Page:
Over at Omnicom, its London Bankside building remains open for people to come in for work that cannot be done at home or if their personal situation is such that they need the office environment.
“All safety measures remain in place, and we have also introduced QR code registration at reception for the NHS Test & Track app. Naturally we will continue to review the situation carefully and respond as required,” says boss Clays.
3. Ensure you’re prioritising safety for those who do come in
Like all businesses, ad agencies have had to quickly introduce a raft of safety measures to ensure employees’ wellbeing when they do attend the office.
For IPG, each location and business has taken a different approach – including producing handbooks, toolkits and video guides – on what a return-to-the-office looks like for employees. New cleaning and visitor guidelines have also been introduced and all offices have signage in place marking social distancing, as well as PPE for employee use.
Dentsu’s Jarvie says that all office openings in the UK have followed strict guidelines and measures designed to protect staff.
This includes limiting building occupancy with a requirement for all employees to gain prior approval before entry. Each employee is allocated a desk and must follow set routes to navigate their way around each office.
“We only permit face-to-face meetings or external visitors in exceptional circumstances and where social distancing and strict Covid-secure guidelines are followed at all times,” he says.
“We’ve established a regular communications programme that is designed to keep all our people connected and help share advice and best practice when working remotely. We’ve found that the technology we put in place before Covid-19 to enable agile working has performed well throughout, including real successes when pitching remotely.”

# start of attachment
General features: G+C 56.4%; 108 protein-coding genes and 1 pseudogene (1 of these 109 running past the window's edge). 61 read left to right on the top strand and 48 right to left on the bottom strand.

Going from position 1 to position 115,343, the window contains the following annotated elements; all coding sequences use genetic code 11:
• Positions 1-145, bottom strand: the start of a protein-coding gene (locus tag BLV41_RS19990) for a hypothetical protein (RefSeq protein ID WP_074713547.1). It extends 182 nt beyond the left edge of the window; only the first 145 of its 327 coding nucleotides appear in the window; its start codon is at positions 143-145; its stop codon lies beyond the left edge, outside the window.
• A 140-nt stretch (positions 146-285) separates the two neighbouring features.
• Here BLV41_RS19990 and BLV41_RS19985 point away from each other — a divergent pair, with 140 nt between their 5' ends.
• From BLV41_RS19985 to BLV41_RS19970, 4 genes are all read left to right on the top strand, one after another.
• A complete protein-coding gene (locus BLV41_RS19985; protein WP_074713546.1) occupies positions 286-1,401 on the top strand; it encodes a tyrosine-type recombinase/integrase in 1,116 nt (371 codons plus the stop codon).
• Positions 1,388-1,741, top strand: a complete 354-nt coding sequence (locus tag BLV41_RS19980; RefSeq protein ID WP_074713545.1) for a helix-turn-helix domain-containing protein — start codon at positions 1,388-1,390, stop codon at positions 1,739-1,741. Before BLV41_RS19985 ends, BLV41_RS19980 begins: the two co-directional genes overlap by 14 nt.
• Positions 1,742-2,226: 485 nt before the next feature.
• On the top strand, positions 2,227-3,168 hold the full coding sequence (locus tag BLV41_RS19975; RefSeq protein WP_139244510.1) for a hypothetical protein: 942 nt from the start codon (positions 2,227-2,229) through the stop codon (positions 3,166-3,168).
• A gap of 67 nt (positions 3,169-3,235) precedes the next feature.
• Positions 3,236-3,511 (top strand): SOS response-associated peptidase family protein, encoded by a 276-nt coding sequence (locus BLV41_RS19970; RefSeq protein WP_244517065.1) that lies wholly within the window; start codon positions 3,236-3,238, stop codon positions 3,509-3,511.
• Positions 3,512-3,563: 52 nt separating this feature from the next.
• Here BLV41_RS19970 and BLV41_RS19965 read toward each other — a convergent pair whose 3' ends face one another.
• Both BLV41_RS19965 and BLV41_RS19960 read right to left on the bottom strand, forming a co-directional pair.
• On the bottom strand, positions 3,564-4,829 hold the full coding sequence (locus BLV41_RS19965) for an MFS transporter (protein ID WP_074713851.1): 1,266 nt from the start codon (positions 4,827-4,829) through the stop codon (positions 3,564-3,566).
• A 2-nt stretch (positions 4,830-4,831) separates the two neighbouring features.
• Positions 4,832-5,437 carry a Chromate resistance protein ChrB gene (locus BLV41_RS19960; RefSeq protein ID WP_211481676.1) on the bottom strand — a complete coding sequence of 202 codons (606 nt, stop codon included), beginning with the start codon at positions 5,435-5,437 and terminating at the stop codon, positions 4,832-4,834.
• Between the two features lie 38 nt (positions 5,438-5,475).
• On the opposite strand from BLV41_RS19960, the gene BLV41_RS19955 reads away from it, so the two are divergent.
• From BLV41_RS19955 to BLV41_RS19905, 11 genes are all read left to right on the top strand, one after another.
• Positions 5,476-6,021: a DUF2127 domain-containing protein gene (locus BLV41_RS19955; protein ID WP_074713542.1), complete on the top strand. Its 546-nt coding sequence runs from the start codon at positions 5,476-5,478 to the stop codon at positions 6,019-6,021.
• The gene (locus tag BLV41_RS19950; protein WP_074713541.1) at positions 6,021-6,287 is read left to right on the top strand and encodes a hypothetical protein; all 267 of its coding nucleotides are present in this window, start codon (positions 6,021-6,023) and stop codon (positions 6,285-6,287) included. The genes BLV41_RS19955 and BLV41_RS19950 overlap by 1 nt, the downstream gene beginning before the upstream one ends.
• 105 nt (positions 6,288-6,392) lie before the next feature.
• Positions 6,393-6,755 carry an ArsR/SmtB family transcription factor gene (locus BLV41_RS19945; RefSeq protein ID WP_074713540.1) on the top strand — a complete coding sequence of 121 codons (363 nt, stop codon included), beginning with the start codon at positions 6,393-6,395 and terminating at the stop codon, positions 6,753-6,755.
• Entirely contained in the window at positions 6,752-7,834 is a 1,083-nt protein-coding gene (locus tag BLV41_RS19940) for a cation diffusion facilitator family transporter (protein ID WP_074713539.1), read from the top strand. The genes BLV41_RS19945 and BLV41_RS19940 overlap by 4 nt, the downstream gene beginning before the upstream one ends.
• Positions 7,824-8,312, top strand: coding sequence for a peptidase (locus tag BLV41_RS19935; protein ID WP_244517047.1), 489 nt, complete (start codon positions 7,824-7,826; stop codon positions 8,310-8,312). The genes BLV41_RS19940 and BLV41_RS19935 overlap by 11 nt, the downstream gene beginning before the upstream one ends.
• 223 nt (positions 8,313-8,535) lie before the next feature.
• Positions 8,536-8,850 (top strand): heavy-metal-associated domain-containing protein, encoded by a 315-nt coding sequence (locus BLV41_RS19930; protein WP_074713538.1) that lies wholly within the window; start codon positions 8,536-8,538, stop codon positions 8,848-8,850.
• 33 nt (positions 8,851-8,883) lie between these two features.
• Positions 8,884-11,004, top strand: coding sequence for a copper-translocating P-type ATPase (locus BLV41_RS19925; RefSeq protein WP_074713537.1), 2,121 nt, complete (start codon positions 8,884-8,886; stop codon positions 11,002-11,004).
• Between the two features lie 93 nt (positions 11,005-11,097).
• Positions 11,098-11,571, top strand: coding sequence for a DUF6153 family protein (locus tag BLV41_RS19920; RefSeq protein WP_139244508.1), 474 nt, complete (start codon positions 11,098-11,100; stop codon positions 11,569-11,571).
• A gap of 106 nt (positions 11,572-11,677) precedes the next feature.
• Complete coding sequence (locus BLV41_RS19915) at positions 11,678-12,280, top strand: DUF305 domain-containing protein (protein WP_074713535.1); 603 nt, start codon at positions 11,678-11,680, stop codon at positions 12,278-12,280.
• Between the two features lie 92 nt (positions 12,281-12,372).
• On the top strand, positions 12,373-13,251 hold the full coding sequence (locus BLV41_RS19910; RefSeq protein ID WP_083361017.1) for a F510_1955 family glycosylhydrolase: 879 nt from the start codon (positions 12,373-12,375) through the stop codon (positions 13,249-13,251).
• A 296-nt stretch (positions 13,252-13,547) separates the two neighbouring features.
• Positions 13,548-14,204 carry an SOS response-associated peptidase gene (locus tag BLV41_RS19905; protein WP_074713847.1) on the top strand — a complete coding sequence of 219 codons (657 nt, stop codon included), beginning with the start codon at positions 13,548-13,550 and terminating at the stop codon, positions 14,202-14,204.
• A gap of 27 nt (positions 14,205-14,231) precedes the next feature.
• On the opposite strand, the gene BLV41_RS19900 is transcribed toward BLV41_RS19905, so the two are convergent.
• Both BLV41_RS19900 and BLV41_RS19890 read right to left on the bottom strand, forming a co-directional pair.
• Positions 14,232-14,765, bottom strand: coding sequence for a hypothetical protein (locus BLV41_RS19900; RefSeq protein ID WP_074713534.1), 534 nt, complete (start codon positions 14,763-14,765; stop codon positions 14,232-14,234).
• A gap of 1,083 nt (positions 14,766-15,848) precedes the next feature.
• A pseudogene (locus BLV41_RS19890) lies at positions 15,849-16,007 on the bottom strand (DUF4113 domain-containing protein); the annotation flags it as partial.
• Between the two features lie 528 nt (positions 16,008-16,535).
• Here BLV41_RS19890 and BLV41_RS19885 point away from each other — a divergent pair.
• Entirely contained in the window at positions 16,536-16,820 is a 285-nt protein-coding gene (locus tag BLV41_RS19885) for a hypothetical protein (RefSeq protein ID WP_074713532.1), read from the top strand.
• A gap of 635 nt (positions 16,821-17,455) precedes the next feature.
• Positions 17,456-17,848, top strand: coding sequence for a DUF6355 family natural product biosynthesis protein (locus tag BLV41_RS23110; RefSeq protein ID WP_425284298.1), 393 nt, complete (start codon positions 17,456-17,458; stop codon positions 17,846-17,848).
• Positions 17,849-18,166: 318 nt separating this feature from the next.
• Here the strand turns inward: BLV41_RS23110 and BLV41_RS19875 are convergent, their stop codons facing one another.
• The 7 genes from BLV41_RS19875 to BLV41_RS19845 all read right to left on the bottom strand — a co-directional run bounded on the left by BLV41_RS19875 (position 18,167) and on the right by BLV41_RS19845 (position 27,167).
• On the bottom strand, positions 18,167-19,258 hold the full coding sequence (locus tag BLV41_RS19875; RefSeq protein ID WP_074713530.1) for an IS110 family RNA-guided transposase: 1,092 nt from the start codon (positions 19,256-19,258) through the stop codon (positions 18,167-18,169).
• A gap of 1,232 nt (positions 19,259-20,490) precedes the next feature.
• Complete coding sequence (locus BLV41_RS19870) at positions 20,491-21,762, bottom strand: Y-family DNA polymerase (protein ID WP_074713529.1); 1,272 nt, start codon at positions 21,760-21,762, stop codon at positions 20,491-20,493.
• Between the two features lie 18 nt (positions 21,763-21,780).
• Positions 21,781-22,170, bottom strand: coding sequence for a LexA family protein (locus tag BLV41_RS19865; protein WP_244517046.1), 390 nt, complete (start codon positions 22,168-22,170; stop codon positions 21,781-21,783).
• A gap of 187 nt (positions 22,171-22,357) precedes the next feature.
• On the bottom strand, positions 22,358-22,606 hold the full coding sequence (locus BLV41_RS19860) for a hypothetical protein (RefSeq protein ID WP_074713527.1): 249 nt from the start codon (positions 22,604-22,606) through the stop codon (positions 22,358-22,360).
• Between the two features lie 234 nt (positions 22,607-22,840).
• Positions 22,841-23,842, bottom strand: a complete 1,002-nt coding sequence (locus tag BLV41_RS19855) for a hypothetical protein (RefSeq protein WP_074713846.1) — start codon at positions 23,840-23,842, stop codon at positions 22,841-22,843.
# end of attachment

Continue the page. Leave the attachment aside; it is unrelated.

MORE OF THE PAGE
Omnicom has been taking temperatures as employees enter the buildings, enabling people to book desks in advance of arrival at the office and putting in place enhanced daily cleaning around the agencies to provide further reassurances.
It’s also increased cycle storage to help with alternative transport into the offices and everyone who has returned is met with a ‘welcome back’ pack to outline all the safety measures in place at Bankside and guidance on how they should interact when in the office.
4. And don’t forget to support those who are WFH
Amid the chaos of Covid-19 it can be easy to forget that an entire workforce has been adapting to their own ‘new normal’, most likely within the same four walls, since March.
For Dentsu’s Jarvie, the transition to full-time WFH has been aided by the company’s long-standing flexible working policy introduced in 2016.
He says: “This policy has evolved over a number of years to incorporate a number of agile working practices including an office redesign with a greater emphasis on hot-desking and a greater variety of working spaces to allow every individual and team to work in a way that suits them and their clients.
“We have been working throughout the pandemic to ensure our employees that had not previously worked from home on a regular basis, have the support they need. This has allowed our business to continue to operate effectively during the pandemic, while also accelerating the continued evolution of our working practices.”
Associations like Nabs are also willing and ready to work with agencies and employees to support those working from home in a variety of situations, including offering up advice via its support helpline. Nabs chief exec Diana Tickell praises agencies for their “proactive” approach at the start of the outbreak.
Publicis Groupe has been running its ‘Publicis Plug-in’ as a way to support the mental wellbeing of its UK employees. It’s a daily schedule of online activities such as yoga, coffee mornings, mindfulness sessions and foreign language tutorials that people are encouraged to tune into to help them feel more connected to their colleagues.
Meanwhile, Havas has ramped up the investment it’s making to the Havas Equalise programme; a regular schedule of events both globally and regionally for people to tap into.